Viable Investment Structures for Global Expatriates

The next phase is to determine the optimal investment structures – particularly if you may wish to move back to the UK in the future or relocate to a different country. Some investments exist beyond borders and are available to investors in any country.

Still, it is equally important to look at the tax owing on your gains and factors such as the Common Reporting Standard to ensure you remain compliant with all applicable tax laws.

Common errors in picking the right international investment portfolio include:

  • Selecting products with a different lifespan than your expectations – a longer-term investment is normally a safer bet with more modest returns but is unsuitable if you expect to draw on your investment gains in the next five years.
  • Failing to diversify. While you may be familiar with particular asset classes or industries, investing wholly in one place can be disastrous if the economy pivots or your investment value falls.
  • Choosing high-risk investment products without a low-risk balance. There are no guarantees in investing, but creating a risk profile is essential to ensure your portfolio complies with your appetite.
  • Assuming that investment returns will be sufficient. If you haven’t drawn up a retirement plan or budgeted for significant costs, your investment portfolio may not deliver adequate gains to provide for a comfortable lifestyle.
  • Forgetting about tax declarations. Even simple offshore savings accounts must be declared, and rules will vary depending on whether you are a tax paying resident or a non-resident declaring and paying taxes in your home country.

As an expat, developing an investment plan is about much more than choosing products with attractive potential returns – but about creating a well-developed strategy to ensure your choices reflect your expectations.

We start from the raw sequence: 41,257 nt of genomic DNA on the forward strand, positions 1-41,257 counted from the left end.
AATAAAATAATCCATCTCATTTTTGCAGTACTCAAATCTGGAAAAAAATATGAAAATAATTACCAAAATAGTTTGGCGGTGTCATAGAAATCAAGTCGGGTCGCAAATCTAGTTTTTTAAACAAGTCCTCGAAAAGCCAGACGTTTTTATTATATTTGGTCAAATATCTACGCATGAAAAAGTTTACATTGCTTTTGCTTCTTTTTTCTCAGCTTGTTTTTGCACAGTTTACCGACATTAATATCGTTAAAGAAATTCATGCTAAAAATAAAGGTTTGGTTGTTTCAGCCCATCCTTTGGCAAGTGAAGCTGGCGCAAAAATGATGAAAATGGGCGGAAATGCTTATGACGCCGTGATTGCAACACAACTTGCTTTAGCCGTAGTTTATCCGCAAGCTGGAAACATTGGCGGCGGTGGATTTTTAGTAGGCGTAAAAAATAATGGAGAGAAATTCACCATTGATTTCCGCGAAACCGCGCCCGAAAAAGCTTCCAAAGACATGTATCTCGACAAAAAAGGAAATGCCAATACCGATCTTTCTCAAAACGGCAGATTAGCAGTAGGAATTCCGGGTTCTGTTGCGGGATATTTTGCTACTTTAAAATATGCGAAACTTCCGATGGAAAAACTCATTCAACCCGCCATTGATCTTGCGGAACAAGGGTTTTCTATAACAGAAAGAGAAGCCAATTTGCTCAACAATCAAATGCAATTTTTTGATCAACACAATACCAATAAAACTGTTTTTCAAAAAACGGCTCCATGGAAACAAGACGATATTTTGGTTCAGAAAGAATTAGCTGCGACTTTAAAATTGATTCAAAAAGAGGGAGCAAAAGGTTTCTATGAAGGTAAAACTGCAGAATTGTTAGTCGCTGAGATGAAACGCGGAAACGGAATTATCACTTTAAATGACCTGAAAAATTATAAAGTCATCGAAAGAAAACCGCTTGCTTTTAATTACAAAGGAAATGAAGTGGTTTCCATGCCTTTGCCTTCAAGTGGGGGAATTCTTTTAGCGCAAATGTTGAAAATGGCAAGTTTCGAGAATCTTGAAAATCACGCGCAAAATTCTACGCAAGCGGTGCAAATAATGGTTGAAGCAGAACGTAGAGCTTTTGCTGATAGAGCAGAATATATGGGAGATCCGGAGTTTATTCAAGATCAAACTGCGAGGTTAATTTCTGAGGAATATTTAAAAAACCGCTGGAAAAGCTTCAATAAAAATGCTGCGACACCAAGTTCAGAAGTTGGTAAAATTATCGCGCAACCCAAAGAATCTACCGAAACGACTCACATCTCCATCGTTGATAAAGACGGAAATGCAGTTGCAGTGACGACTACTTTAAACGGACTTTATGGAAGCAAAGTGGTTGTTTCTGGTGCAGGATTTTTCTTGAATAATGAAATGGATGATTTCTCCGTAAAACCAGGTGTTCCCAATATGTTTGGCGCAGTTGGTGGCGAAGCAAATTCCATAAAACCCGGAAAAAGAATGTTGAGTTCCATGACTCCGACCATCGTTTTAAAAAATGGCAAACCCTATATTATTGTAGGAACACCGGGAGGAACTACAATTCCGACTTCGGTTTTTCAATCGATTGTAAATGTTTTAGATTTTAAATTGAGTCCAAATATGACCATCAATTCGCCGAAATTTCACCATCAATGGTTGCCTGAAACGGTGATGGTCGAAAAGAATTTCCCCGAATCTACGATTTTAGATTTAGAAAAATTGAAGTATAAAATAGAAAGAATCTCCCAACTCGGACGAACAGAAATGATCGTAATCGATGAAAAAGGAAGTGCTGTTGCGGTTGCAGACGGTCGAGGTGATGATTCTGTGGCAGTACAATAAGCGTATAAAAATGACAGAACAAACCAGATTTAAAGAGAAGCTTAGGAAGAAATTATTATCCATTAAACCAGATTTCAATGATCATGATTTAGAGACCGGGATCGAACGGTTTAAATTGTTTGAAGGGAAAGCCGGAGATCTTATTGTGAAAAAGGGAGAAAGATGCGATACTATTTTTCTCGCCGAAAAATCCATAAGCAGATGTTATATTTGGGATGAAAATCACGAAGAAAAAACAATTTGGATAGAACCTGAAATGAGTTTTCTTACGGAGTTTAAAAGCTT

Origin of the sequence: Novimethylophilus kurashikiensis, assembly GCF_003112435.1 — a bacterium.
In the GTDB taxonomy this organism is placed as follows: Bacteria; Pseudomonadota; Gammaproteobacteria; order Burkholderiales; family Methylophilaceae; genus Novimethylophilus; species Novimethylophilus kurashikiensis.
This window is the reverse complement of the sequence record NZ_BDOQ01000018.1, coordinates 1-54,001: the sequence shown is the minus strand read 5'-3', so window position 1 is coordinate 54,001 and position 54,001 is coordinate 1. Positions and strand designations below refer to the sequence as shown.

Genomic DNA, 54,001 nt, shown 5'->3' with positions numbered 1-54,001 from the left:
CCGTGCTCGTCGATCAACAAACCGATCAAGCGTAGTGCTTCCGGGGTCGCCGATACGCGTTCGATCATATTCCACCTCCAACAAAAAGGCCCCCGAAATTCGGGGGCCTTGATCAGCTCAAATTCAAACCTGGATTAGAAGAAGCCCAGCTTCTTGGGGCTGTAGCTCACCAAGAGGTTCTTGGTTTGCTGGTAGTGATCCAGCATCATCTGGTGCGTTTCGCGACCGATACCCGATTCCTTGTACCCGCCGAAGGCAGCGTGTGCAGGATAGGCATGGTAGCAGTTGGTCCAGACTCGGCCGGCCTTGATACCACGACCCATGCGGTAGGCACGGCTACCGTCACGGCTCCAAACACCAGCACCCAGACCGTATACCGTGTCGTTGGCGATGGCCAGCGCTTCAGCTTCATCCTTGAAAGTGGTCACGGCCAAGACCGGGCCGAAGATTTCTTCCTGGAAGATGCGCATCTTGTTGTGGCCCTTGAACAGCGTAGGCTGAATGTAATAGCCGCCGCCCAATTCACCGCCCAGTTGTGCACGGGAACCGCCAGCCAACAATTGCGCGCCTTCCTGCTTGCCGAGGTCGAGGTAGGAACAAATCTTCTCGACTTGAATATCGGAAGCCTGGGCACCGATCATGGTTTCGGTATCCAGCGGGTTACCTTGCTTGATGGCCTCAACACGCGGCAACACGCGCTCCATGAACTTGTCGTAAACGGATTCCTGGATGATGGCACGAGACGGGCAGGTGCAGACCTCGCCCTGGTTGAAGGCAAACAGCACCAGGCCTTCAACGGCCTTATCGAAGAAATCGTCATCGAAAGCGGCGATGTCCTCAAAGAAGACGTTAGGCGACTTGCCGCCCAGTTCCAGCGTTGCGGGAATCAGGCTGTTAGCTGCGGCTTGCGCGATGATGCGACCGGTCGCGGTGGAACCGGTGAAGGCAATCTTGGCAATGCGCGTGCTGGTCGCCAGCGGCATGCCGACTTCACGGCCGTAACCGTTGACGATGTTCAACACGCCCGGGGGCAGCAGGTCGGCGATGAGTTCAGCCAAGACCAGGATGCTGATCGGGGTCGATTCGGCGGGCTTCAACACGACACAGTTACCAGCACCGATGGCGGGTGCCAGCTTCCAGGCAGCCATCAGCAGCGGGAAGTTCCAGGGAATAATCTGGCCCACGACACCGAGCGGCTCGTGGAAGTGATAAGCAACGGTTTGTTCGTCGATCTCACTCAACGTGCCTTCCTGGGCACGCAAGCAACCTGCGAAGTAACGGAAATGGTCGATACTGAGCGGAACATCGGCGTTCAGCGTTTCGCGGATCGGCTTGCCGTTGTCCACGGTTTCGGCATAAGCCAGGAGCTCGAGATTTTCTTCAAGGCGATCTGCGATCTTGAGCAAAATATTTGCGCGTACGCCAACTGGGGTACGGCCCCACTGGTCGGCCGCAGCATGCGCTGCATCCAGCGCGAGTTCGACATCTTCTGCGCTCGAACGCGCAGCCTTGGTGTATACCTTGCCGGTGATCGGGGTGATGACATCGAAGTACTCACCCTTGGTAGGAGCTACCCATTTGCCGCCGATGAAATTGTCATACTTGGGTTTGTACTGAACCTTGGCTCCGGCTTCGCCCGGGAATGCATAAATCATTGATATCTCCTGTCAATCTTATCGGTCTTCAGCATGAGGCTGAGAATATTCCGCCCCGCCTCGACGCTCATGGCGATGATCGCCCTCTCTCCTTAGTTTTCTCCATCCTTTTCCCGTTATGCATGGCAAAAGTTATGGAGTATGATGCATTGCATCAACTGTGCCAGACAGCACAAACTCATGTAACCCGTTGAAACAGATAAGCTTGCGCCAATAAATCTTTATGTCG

Choosing the Right Cross-Border Investment Strategy

As an experienced international expat wealth adviser, Chase Buchanan consults with clients around the world looking to streamline their cross-border portfolios, improve returns, mitigate investment risk, and determine the most tax-efficient approaches.

There is no one-size-fits-all solution since the right investments for you will depend on numerous variables, such as:

  • Double taxation treaties and your residency position.
  • What assets you currently hold, and whether you intend to transfer them abroad.
  • The types of pension products you have, and where they are located.
  • Whether you have already moved or are planning to relocate.
  • The currency in your home country, and conversion risks or opportunities.
  • Your risk appetite, retirement plans, family circumstances and income.

The best way to manage expat investment risk is to collate all of these factors into your strategy, considering the types of products you choose, the regulatory framework, your tax exposure and long-term plans.

For more information about cross-border investing and the vast range of available products, please download our Offshore Investment Guide as a starting point. If you would like bespoke guidance and support from an accomplished team of wealth management consultants, please contact your nearest Chase Buchanan office at your convenience.